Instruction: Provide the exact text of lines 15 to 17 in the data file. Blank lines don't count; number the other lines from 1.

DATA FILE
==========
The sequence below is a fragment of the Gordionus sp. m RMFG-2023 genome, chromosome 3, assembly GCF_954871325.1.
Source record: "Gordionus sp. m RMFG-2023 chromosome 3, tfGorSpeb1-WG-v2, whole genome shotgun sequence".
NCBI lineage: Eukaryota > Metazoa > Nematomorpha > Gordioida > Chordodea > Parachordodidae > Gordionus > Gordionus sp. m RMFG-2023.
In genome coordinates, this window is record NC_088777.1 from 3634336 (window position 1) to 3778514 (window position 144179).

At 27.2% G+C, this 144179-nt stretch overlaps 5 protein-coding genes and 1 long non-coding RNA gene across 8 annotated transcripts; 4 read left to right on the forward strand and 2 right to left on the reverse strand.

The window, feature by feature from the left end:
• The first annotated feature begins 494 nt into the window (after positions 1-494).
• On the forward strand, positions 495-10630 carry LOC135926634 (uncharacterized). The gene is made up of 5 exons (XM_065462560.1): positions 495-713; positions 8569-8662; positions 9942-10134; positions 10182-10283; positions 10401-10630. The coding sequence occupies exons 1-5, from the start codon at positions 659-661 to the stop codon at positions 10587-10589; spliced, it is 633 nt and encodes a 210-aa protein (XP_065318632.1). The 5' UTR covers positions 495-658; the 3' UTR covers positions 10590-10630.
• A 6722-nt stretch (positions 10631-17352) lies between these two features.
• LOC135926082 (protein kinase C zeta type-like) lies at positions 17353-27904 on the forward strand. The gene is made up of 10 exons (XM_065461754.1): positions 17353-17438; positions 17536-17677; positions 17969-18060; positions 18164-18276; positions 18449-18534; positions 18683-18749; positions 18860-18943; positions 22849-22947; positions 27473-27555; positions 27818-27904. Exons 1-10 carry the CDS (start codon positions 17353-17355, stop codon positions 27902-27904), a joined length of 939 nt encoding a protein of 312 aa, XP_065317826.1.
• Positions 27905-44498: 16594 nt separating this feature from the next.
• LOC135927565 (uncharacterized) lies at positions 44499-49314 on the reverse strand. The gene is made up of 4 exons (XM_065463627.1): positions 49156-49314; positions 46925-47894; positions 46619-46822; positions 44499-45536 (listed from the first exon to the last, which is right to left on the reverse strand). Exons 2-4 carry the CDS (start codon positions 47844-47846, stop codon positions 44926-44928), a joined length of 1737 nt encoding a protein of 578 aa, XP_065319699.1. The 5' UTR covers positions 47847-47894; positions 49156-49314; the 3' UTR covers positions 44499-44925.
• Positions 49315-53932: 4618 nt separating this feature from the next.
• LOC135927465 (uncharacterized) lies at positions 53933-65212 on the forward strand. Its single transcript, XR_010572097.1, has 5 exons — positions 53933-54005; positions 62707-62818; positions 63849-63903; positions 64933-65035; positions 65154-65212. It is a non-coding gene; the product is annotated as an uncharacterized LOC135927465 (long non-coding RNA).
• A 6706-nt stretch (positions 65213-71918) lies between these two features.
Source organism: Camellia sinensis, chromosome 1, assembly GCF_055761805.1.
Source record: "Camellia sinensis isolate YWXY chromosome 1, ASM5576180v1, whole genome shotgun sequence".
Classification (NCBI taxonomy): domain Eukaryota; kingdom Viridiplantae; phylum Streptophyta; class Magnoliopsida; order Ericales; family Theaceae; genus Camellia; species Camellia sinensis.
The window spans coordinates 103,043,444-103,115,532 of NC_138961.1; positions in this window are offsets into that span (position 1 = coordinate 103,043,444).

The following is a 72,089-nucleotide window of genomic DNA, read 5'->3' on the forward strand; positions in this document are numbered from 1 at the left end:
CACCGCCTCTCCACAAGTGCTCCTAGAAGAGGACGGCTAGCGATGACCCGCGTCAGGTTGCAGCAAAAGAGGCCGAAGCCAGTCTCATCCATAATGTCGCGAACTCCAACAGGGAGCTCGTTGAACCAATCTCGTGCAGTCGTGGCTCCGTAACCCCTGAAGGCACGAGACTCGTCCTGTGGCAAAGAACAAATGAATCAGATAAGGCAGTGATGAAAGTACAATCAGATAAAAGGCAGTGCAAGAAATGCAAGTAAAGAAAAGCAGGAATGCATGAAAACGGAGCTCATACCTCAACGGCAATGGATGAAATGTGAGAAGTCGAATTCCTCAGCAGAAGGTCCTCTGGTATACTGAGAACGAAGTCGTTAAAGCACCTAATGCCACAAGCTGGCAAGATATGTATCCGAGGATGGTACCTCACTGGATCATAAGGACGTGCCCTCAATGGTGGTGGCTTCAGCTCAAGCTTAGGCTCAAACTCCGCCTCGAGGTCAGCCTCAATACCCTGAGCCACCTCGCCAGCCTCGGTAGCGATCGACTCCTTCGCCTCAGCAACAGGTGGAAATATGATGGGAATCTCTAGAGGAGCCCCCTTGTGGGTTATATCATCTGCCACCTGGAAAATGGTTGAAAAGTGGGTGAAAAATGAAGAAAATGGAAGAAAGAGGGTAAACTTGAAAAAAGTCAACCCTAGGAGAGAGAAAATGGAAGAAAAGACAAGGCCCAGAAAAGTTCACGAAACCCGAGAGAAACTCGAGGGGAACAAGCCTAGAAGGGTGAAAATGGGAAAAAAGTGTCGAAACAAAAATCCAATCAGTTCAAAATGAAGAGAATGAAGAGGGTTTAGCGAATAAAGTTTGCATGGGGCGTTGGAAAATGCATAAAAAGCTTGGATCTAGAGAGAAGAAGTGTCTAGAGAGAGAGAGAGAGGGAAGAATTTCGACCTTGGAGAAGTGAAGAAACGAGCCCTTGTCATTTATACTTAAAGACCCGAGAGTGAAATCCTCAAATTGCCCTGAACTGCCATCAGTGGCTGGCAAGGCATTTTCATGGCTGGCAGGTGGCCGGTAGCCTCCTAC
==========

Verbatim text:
• A 6706-nt stretch (positions 65213-71918) lies between these two features.
Source organism: Camellia sinensis, chromosome 1, assembly GCF_055761805.1.
Source record: "Camellia sinensis isolate YWXY chromosome 1, ASM5576180v1, whole genome shotgun sequence".